Sunday, September 15, 2002

Digby on the latest historical revisionism by Instapundit et. al.:

Gosh, as I recall, the criticism of the right after McVeigh wasn't about tax cuts it was about guys like Tom DeLay calling the FBI "Jack booted thugs" and G. Gordon Liddy saying that people should use pictures of ATF agents for target practice. Some people thought that might have indicated that some prominent members of the GOP were violently opposed to the federal government and that maybe McVeigh and his ilk could have gotten the wrong idea when they heard those comments.

How silly. The reason those craven Dems criticized the right after Mcveigh was because of their stand on the capital gains tax. Of course.

But, all we have to do to connect al Qaeda to the Democratic party is google for all of those quotes by Dick Gephardt calling for Holy Jihad. You know they're out there...

It doesn't matter what toesucker Morris or backstabber Stephie said, here is what Clinton said after Oklahoma City. It was misrepresented at the time, and it is still being misrepresented now. And that still pisses me off.

We must always fight for the freedom of speech. The First Amendment, with its freedom of speech, freedom of assembly and freedom of worship, is the essence of what it means to be an American. And I dare say every elected official in this room would give his or her life to preserve that right for our children and our grandchildren down to the end of time.

But we have to remember that that freedom has endured in our nation for over 200 years because we practiced it with such responsibility; because we had discipline; because we understood from the Founding Fathers forward that you could not have very, very wide latitude in personal freedom until you also had, or unless you also had, great discipline in the exercise of that freedom.

So while I would defend to the death anyone's right to the broadest freedom of speech, I think we should all remember that words have consequences. And freedom should be exercised with responsibility. And when we think that others are exercising their freedom in an irresponsible way, it is our job to stand up and say that is wrong. We disagree. This is not a matter of partisan politics. It is not a matter of political philosophy. If we see the freedom of expression and speech abused in this country, whether it comes from the right or the left, from the media or from people just speaking on their own, we should stand up and say no, we don't believe in preaching violence; we don't believe in preaching hatred; we don't believe in preaching discord. Words have consequences.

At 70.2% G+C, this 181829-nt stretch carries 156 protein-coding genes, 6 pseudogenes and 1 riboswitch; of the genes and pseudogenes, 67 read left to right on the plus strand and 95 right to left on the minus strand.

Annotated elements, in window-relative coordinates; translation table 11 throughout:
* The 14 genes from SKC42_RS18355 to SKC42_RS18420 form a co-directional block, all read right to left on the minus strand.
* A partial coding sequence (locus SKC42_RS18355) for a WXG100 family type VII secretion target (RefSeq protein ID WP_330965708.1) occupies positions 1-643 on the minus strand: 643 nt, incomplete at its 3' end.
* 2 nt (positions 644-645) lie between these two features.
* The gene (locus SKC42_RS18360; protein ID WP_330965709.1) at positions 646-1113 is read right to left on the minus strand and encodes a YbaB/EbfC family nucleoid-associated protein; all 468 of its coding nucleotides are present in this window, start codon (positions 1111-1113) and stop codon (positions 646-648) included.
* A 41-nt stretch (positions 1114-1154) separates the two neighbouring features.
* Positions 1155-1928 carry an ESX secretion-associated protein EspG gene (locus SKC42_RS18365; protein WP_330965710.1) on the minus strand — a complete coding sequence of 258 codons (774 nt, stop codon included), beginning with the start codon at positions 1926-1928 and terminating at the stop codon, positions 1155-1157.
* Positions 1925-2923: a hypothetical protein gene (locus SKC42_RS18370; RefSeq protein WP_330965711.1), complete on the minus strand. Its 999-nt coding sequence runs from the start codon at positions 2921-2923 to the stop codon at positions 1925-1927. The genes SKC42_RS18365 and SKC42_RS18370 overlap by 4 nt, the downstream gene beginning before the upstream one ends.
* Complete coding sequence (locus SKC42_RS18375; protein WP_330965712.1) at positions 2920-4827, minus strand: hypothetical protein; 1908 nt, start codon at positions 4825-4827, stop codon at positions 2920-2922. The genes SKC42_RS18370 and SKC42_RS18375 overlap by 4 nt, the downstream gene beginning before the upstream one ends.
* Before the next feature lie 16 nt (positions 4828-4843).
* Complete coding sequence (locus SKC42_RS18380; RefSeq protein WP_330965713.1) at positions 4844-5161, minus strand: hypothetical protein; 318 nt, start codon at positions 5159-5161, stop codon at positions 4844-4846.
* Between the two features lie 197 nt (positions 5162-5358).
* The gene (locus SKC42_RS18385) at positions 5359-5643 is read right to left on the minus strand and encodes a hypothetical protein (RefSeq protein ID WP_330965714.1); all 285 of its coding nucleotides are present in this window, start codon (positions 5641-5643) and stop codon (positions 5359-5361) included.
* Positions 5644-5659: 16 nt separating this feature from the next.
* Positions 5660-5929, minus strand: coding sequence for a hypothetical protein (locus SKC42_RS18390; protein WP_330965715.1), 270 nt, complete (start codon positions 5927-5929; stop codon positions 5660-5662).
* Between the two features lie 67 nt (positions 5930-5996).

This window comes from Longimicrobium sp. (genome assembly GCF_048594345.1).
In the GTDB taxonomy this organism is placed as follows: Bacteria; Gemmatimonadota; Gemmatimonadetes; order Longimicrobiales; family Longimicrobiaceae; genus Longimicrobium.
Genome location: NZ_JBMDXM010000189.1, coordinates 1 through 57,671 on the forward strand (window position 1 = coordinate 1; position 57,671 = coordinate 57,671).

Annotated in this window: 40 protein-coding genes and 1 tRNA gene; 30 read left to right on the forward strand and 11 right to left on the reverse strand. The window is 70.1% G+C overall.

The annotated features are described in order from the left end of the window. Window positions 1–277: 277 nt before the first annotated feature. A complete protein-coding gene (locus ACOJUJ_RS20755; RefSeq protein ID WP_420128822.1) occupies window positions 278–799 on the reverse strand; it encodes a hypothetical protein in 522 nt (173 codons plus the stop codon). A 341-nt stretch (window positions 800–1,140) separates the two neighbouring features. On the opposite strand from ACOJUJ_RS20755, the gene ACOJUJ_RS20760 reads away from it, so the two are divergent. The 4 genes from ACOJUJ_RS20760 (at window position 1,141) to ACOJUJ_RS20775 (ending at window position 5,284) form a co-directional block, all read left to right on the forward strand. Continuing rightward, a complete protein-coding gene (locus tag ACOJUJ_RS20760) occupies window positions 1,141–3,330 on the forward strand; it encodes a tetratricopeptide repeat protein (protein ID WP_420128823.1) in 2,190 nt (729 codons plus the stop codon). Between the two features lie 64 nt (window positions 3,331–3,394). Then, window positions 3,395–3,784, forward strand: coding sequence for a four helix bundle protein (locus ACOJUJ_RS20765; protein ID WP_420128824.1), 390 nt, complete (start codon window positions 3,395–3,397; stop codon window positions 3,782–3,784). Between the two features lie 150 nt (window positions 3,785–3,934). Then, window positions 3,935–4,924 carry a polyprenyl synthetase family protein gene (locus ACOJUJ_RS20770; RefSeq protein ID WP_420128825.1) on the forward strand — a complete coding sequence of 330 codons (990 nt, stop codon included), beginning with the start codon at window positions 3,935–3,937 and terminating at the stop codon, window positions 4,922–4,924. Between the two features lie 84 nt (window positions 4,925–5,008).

If words did not have consequences, we wouldn't be here today. We're here today because Patrick Henry's words had consequences, because Thomas Jefferson's words had consequences, because Abraham Lincoln's words had consequences. And these words we hear today have consequences -- the good ones and the bad ones, the ones that bring us together, and the ones that drive a wedge through our heart.

We never know in this society today who is out there dealing with all kinds of inner turmoil, vulnerable to being pushed over the edge if all they hear is a relentless clamor of hatred and division. So let us preserve free speech, but let those of us who want to fight to preserve free speech forever in America say, we must be responsible and we will be.


UPDATE: Regarding the politicization of OKC, Leah says in comments:

Steffie doesn't say, in his book, which I found on a remainder table for $5.00, which is about five times what it's worth, that Morris was behind anything that Clinton said or did after the Oklahoma bombing. He mentions only that among a stream of ideas spilled out for George at his first lunch with Morris, Dick wanted to mount a campaign against domestic terrorism, i.e., go after the militia groups. Nothing Morris suggested in this regard was ever acted upon.

Clinton was roundly, and unfairly criticized for his statement, especially by true blue liberals like Mark Shield's, who said it was such a rank and unfortunate misstep on Clinton's part, almost ruining his otherwise beautifully Presidential response to Ok.City; most editorial writers followed suit, and as always, the Gingrich Republicans were shocked, shocked to find themselves once again victimized by the evil Clinton. Sack cloth and ashes? Hardly.